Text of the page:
I'd like to believe that this is an unnecessary book, that all parents and caretakers routinely take time out of their days and nights to be with their kids, to interact with them, because that comes naturally, because that's what it means to be a parent or caretaker. If not that, then what? 


In my worst moments, like when reading this book, I also wonder if we are, as a culture, at risk of inflating the self-esteem of our kids with the inane phrase "good job" for some tiny achievement while ignoring everything else about them, the good as well as the bad.  



It seems to me that parenting can best be summed up not in a list of cloying advice but in the very words we use to teach children how to cross the street: Stop. Look. And Listen. 



 Stop. Look. And listen to the best days of your life. That's all you and they need.

Sure, we all get busy and preoccupied sometimes and if you need a book to get back on track as an engaged parent, try this one. Skim a few pages and then drop it and get back to being a parent.



Wednesday, November 5, 2014

Community

Last summer I spent a month in Venice and one night, as a rain storm approached (la tempesta), I had to go out on the tiny balcony and retrieve my laundry. Yes, that's my laundry in the foto below, the line with the long sheet and blue towel.




The wind was blowing and howling, but over the sound of nature I also realized that someone was speaking to me. Looking across the courtyard I saw a man in an apartment at the same level as mine. He was at his window offering me his opinion about the storm. So we chatted.

This was one of my best moments in Venice, something I will always remember because I live in a culture where a stranger wouldn't dare converse with someone across the courtyard, or street, especially at night, in a storm, and especially if you were a woman and he was a man. It would seem creepy instead of normal and friendly.



Why is it like that in Venice? Sure, this tiny city is more tightly packed than my town, and everyone knows every else because they walk everywhere and stop and talk. But Venice is also special because it has a very long history of community spirit.



From the time Venice was established in the lagoon in the 800s to the fall of the Venetian Republic in 1797, its citizens have banded together for the greater good of La Serenissima, The Republic of Venice.

Although there were social classes from patricians to servants, everyone operated within an interwoven network of neighborhoods, classes, churches, and service clubs. And they did so, made a cohesive dedicated social whole, because this was a vulnerable nation surrounded by water.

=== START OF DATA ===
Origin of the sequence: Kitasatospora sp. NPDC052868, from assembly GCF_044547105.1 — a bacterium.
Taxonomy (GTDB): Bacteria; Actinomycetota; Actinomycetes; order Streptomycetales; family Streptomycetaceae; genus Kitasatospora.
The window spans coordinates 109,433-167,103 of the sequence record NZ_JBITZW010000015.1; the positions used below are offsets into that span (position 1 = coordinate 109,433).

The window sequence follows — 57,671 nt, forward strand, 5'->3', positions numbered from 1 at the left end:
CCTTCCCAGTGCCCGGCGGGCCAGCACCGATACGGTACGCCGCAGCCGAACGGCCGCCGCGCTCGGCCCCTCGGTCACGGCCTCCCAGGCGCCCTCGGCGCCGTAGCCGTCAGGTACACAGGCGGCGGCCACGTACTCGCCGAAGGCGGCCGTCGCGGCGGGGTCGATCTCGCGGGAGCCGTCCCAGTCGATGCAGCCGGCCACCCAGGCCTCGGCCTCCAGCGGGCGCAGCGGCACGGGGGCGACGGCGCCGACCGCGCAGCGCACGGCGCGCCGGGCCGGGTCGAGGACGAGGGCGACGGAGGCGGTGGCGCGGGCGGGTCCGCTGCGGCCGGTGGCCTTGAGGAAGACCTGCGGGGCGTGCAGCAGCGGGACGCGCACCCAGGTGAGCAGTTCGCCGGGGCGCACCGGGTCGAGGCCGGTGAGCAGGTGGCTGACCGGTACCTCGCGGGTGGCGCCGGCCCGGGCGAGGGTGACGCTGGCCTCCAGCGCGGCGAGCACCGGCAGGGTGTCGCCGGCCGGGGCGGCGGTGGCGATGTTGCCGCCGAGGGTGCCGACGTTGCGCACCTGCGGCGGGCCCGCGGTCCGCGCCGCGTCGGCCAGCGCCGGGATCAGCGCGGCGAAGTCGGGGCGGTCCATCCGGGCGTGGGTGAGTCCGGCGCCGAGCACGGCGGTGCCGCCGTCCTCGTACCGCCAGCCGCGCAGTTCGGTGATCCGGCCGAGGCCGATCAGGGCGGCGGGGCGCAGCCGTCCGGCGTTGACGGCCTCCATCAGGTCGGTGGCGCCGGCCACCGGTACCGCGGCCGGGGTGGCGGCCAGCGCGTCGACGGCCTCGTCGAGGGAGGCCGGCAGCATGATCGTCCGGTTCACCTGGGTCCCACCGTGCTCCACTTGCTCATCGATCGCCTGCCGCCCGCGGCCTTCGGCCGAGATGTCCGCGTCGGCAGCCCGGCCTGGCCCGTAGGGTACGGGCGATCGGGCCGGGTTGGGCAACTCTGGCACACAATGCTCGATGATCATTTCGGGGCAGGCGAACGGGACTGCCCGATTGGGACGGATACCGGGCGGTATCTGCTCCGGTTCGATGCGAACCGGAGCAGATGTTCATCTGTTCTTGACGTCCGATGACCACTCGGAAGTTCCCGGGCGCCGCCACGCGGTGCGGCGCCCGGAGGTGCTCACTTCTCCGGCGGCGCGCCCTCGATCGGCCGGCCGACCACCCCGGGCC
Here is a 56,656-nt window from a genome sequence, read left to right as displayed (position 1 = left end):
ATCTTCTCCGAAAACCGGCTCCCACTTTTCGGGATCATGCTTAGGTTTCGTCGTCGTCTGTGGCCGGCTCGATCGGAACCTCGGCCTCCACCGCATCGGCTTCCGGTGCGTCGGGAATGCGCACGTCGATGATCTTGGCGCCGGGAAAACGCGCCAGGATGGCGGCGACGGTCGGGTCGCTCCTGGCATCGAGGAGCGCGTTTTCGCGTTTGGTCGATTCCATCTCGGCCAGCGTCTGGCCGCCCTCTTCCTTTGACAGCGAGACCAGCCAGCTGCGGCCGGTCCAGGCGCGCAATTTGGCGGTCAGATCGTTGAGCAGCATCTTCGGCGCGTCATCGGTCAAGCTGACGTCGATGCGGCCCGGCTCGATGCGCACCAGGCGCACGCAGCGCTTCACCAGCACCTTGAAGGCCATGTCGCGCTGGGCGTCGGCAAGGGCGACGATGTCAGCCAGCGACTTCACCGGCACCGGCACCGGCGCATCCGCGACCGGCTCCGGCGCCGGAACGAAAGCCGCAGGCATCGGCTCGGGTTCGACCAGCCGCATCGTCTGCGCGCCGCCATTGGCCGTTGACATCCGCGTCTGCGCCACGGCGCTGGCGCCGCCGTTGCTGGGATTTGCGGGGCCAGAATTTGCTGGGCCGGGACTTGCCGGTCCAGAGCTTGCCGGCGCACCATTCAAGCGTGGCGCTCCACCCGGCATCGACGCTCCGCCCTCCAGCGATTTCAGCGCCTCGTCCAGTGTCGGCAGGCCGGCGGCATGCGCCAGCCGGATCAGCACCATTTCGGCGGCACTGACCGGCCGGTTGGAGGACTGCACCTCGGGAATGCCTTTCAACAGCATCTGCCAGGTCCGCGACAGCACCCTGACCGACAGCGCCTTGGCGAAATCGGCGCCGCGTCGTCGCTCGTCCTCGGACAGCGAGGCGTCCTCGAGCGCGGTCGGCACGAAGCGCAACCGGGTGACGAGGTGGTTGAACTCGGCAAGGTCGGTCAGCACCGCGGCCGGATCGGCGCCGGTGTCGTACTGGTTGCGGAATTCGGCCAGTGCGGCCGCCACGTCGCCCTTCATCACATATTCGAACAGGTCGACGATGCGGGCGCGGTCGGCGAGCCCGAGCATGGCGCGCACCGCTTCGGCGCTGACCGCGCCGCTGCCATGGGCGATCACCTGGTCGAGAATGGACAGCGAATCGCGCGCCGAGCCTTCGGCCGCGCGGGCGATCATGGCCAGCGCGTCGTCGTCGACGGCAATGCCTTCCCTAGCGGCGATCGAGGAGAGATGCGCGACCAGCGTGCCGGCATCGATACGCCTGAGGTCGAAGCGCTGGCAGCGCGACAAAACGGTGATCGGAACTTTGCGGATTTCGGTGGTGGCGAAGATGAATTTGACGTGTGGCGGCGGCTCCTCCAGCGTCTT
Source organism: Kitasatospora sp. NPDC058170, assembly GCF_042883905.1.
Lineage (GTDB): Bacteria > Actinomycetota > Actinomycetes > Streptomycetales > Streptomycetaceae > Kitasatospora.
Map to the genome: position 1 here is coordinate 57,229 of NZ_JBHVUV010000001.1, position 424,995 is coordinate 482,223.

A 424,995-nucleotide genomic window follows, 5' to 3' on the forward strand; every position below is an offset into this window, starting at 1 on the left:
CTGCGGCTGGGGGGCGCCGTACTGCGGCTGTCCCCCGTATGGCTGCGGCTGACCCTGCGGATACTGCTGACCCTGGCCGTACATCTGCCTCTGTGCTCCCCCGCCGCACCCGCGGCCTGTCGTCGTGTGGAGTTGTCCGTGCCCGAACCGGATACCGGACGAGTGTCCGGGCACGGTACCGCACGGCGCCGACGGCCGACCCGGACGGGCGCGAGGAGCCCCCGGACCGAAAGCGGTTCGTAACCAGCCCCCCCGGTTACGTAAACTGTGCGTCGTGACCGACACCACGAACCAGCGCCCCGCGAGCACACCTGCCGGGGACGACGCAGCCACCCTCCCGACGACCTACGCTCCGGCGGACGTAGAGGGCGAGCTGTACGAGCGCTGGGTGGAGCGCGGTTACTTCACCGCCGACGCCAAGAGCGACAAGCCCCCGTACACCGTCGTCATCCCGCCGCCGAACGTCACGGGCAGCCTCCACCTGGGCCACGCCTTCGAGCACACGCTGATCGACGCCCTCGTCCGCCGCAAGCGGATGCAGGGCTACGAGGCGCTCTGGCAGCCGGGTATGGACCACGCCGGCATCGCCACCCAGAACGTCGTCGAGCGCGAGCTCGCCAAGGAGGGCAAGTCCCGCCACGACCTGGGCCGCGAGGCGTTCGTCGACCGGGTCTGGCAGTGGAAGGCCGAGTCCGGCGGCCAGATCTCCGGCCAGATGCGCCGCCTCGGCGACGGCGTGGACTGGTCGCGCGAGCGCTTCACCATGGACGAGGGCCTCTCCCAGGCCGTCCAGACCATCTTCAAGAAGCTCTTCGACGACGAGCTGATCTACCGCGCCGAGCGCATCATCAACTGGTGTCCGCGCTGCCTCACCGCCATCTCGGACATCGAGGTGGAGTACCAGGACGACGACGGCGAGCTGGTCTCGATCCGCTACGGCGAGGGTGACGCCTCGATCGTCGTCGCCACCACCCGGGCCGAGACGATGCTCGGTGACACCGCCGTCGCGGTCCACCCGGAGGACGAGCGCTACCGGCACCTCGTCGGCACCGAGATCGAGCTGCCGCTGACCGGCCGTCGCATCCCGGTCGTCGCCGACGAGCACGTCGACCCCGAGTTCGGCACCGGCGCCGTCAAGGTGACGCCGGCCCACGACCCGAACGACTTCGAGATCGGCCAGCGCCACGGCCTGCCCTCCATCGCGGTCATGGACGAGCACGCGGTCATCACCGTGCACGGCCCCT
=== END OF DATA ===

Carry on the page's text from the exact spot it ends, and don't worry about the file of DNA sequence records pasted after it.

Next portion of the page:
But more important, Venice was a city based on commerce and everyone worked hard, even the aristocracy, to make money.


That history of banding together to make money informs everything in Venice today, from the gondolieri hawking rides to the cost of public toilets for non-Veneitians. It also informs the friendliness of Venetians if you make an effort to see the city and be part of the life.

For one quick moment as I took in my laundry, I felt just a little bit Venetian. It was so cool.







Wednesday, September 24, 2014

It Takes A Binder

I've started another book. I know this because I've taken a binder (one of those old old clothes covered faded blue ones) and put in separators with color tags which represent chapters.

(OK so this isn't actually my binder but a foto of someone else's binder. You can tell because it would never occur to me to put  a plant on my binder. Chocolate, yes, but leaves?)


This binder thing is both ritual and practical. Ritual because this is always how I've started a book. Practical because even in the age of writing and taking notes on a computer, there are always odd bits of stuff that have to go somewhere.
That step can't be done until the whole book makes sense to me, somewhere deep in my brain. Oh, it will change before it's done, but the basic format is there.

And then I have to organize it in that binder before I go further.



So "Venetians Invented Everything" has its binder now, and there are pages in there with notes, and some articles, and some jotted ideas. Even a few pages of real live writing.

I am off and running. It feels good, but the organization also brings me to the knowledge of how much work there is when you write a nonfictions book, especially by jumping into the history of another place, another culture, and another language. But that's what makes it captivating.

Next post: the joy of  index cards. Or for some of you younger folks, an explanation of what an index card might be.